Colarossi, who left USA Gymnastics in 2005, declined to comment, citing pending litigation.
Despite his warning, according to Maroney's suit, the USOC took 11 years to create a program and handbook aimed at preventing access to minors by sexual abusers, and then "maintained its course and culture of ignoring abuse."
The complaint alleges that MSU received complaints from two female student athletes, including a women’s softball player, of improper touching by Nassar during medical treatment starting in the late 1990s. Despite this knowledge, the lawsuit claims, MSU allowed Nassar to treat minor gymnasts affiliated with USA Gymnastics, including Maroney.
In the complaint, Maroney alleges that Nassar molested her “before, during and after trainings and competitions,” including before the World Gymnastics Championships in Tokyo in 2011, when she was 15.
According to Maroney, USA Gymnastics “coerced” her into signing the confidential settlement as she was still reeling from the sexual abuse, and “in need of funds to pay for psychological treatment for her worsening psychological condition.” The lawsuit claims that the agreement included a “non-disparagement clause and confidentiality provision,” which could penalize her $100,000 if she spoke of the abuse or the settlement.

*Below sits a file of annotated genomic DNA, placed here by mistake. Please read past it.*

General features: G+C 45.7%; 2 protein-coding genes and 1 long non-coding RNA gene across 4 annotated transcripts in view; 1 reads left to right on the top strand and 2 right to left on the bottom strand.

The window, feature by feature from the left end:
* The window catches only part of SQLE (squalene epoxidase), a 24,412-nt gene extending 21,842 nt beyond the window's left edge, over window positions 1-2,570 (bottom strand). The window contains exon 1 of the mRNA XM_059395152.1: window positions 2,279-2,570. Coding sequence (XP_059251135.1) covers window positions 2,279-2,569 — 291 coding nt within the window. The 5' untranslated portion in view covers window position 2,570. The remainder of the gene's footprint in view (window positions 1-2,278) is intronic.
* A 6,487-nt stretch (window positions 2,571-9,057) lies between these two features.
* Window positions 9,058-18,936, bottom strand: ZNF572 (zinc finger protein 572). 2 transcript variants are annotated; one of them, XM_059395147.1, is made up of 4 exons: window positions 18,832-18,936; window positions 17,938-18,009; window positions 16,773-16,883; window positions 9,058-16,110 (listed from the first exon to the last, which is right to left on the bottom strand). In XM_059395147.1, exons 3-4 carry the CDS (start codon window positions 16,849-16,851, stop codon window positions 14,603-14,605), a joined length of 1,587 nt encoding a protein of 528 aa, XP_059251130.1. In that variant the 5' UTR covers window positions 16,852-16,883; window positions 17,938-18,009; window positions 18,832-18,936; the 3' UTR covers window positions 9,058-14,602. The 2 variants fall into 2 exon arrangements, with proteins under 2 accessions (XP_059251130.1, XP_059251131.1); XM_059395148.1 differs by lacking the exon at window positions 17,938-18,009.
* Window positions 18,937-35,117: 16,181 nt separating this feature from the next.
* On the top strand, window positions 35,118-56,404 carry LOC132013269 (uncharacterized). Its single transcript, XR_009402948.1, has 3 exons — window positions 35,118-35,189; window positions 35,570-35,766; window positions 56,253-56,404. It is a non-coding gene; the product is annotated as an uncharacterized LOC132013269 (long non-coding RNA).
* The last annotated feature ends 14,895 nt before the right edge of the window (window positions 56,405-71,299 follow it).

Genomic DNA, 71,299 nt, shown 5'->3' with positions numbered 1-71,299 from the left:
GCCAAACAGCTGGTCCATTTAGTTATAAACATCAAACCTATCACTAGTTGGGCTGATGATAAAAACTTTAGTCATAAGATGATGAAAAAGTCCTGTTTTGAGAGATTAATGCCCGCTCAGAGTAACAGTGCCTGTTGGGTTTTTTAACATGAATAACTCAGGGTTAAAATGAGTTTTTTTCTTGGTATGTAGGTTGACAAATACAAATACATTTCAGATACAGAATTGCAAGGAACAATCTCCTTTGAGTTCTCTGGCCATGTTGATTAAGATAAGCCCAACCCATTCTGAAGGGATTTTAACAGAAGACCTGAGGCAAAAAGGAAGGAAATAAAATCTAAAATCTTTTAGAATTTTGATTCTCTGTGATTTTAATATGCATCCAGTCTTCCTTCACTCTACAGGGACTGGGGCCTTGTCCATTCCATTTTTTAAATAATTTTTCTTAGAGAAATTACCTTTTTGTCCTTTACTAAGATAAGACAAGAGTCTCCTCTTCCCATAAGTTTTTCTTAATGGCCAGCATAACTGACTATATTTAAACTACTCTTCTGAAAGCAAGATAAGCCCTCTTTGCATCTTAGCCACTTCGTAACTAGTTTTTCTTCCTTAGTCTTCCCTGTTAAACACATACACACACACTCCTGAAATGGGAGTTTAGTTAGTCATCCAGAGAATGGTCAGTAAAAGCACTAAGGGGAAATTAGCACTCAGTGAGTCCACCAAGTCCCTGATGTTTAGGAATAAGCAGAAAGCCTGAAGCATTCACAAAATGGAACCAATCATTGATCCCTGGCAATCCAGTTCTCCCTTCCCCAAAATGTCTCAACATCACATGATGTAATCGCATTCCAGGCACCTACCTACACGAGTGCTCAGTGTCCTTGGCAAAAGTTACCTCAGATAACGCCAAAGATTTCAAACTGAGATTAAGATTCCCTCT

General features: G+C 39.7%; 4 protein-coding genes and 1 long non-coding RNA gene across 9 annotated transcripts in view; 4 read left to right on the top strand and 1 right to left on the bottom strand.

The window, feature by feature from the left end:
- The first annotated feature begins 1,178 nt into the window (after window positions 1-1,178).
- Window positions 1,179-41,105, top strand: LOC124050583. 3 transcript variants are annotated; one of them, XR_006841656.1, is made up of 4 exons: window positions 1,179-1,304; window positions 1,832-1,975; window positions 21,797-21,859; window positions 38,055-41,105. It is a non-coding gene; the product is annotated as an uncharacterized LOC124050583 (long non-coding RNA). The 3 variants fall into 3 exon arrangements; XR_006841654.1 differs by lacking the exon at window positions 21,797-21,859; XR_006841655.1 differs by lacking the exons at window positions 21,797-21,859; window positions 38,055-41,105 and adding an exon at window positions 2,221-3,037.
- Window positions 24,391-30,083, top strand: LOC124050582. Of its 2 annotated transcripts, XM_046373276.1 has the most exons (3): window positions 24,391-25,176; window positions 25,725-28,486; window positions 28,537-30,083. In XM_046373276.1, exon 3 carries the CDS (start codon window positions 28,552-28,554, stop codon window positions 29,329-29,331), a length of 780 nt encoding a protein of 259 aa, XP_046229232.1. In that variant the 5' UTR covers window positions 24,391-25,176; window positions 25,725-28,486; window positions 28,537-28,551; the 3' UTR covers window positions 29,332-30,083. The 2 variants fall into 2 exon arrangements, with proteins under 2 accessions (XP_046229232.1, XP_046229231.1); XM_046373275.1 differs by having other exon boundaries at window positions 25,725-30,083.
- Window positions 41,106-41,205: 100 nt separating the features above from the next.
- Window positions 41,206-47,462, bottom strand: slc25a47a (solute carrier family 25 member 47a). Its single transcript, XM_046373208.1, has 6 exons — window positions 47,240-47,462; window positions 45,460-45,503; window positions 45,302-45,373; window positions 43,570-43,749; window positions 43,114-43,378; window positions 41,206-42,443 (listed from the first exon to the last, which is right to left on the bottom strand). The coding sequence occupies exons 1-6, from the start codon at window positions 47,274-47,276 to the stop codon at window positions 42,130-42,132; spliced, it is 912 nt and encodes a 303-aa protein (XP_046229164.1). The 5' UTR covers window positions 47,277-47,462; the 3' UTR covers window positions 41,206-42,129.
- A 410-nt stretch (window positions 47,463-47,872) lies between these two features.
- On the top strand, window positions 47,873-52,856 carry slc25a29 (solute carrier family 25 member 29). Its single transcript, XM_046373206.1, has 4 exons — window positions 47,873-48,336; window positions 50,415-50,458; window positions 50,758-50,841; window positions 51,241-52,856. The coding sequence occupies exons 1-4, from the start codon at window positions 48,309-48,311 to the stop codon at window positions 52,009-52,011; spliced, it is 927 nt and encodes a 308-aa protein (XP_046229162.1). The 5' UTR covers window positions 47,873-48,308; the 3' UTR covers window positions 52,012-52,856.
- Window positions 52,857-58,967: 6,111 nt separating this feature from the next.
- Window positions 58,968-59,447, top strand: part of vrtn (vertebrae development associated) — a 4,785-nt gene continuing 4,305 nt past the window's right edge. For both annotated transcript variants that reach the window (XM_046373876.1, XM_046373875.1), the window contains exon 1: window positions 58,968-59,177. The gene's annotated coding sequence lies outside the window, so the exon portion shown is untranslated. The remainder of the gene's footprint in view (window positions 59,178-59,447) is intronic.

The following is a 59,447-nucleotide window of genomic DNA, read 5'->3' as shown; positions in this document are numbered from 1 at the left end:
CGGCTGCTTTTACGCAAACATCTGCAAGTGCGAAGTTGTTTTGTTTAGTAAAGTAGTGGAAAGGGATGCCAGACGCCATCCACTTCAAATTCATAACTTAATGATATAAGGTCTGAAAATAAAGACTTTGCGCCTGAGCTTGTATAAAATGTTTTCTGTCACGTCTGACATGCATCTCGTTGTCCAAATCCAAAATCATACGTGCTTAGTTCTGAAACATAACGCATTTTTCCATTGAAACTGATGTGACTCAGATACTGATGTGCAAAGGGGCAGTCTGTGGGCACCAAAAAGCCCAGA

Maroney’s attorney, Manly, contends that the settlement was illegal, as California law prohibits confidential civil agreements involving potential felony sex crimes.
During a May deposition, Manly repeatedly asked USA Gymnastics Chairman Parilla about confidential settlements. “Have you settled cases involving U.S. national team members in California?” Manly asked, according to court records.
An attorney for the USA Gymnastics objected to the questions, and Parilla — himself an Orange County lawyer — did not answer. Parilla did not respond to a message seeking comment for this article.
Maroney first alleged publicly that she was sexually abused by Nassar in a Twitter post in October, detailing his molestation of her from age 13 through 15.
“I know how hard it is to speak publicly about something so horrible, and so personal, because it's happened to me too,” Maroney said in the post, which she hashtagged #metoo, in reference to the public accusations of sexual assault and harassment that have followed the scandal surrounding revelations about film mogul Harvey Weinstein.
USA Gymnastics has commended Maroney on multiple occasions for her “courage,” declaring in a statement that due to her and others’ “strength in coming forward, predators can be held accountable for their actions." On her birthday, the organization said that it celebrated “not only the talent it took to deliver the best vaults in the world but also McKayla's incredible bravery and strength to come forward.”
Maroney’s complaint notes that USA Gymnastics issued those statements despite “attempting to silence” her with the confidential settlement.